Northern Ireland Assembly Flax Flower Logo

Research and Library Services


Our Ref: COR/21/09

Audrey Nelson
Clerk, Select Committee on the Barnett Formula
House of Lords

17 February 2009

Dear Audrey


Thank you for extending the invitation to submit evidence to your Select Committee. You will appreciate that the Barnett Formula and it’s outworking is of great interest to the Northern Ireland Executive. I therefore welcome the opportunity to comment on the issues identified in the evidence call note. I have tried to follow the guidance instructions as closely as possible.

1. Application of the Formula in practice:

When referring to ‘present disparities’ in per capita public expenditure allocations across the UK countries I presume the Committee is referring to the Identifiable Public Expenditure (PE) per head data presented within HM Treasury’s annual Public Expenditure and Statistical Analysis (PESA) publication. The trend data from this publication (table below) does suggest that spend per head is indeed higher in the Devolved Administrations but there are some concerns about how this table is compiled in terms of how expenditure is attributed to the regions. These concerns have existed for some considerable time. The extent of HM Treasury mis-allocation of expenditure to the devolved regions is considerable. An example of these anomalies was the inclusion of English and Welsh prison spend in Scottish estimated spend. These anomalies were acknowledged by HM Treasury under challenge from the Scottish Executive. The expenditure estimates for the devolved administrations were then subsequently revised downward.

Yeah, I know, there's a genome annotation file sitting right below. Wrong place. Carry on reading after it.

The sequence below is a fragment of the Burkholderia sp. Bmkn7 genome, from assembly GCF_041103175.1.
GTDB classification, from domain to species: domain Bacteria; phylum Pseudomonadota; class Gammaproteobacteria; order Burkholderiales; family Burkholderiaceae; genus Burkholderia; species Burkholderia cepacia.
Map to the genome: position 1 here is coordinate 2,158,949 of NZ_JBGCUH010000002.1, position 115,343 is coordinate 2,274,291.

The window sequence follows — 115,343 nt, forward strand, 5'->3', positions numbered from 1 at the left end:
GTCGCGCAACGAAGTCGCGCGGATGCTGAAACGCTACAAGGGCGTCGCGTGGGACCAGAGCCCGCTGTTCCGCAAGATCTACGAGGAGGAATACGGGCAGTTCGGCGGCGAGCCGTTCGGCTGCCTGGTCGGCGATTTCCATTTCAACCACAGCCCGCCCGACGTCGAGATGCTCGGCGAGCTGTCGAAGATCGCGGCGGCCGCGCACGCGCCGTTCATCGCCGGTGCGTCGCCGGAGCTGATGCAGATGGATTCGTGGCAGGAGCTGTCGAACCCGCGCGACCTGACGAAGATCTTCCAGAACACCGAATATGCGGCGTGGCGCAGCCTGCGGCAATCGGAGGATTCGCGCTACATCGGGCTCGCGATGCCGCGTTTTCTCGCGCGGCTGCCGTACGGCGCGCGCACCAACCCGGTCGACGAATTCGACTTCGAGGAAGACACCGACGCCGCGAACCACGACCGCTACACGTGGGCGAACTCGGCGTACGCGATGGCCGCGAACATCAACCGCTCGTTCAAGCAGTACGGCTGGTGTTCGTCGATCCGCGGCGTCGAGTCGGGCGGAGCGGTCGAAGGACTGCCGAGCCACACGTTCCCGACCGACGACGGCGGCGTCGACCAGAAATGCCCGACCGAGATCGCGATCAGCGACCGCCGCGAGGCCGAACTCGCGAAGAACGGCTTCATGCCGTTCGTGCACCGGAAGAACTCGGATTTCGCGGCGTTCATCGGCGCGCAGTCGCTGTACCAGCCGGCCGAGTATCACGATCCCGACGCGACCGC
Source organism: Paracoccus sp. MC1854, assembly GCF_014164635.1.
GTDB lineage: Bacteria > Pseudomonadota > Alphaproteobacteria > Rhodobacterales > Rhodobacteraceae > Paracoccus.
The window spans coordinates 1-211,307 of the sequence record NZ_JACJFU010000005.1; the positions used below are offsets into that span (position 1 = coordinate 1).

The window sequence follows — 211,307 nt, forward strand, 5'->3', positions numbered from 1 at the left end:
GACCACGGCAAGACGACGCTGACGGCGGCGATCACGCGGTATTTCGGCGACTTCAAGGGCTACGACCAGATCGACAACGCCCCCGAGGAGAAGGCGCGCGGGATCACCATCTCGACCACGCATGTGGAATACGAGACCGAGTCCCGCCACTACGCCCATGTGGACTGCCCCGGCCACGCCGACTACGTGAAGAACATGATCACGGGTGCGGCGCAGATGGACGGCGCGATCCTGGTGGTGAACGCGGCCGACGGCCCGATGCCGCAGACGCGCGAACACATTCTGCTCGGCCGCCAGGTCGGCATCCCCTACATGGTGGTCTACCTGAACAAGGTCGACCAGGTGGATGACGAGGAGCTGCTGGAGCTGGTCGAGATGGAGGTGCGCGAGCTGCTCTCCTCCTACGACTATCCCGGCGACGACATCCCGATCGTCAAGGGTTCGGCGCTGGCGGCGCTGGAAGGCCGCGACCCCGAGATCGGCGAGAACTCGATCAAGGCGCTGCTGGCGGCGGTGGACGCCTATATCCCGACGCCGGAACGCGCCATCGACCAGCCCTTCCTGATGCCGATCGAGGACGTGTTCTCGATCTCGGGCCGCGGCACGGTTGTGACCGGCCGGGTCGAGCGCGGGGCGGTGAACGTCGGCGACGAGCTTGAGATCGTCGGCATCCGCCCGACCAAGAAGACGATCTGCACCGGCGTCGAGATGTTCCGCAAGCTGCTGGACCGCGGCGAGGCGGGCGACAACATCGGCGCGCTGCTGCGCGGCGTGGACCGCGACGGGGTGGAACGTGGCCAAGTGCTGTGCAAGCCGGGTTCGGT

It is also worth noting that the table highlights evidence of some degree of convergence in Northern Ireland with the UK average – presumably an outworking of the ‘Barnett Squeeze’.

Total Identifiable Expenditure Per Head Index: 2002-03 to 2007-08 ( UK=100)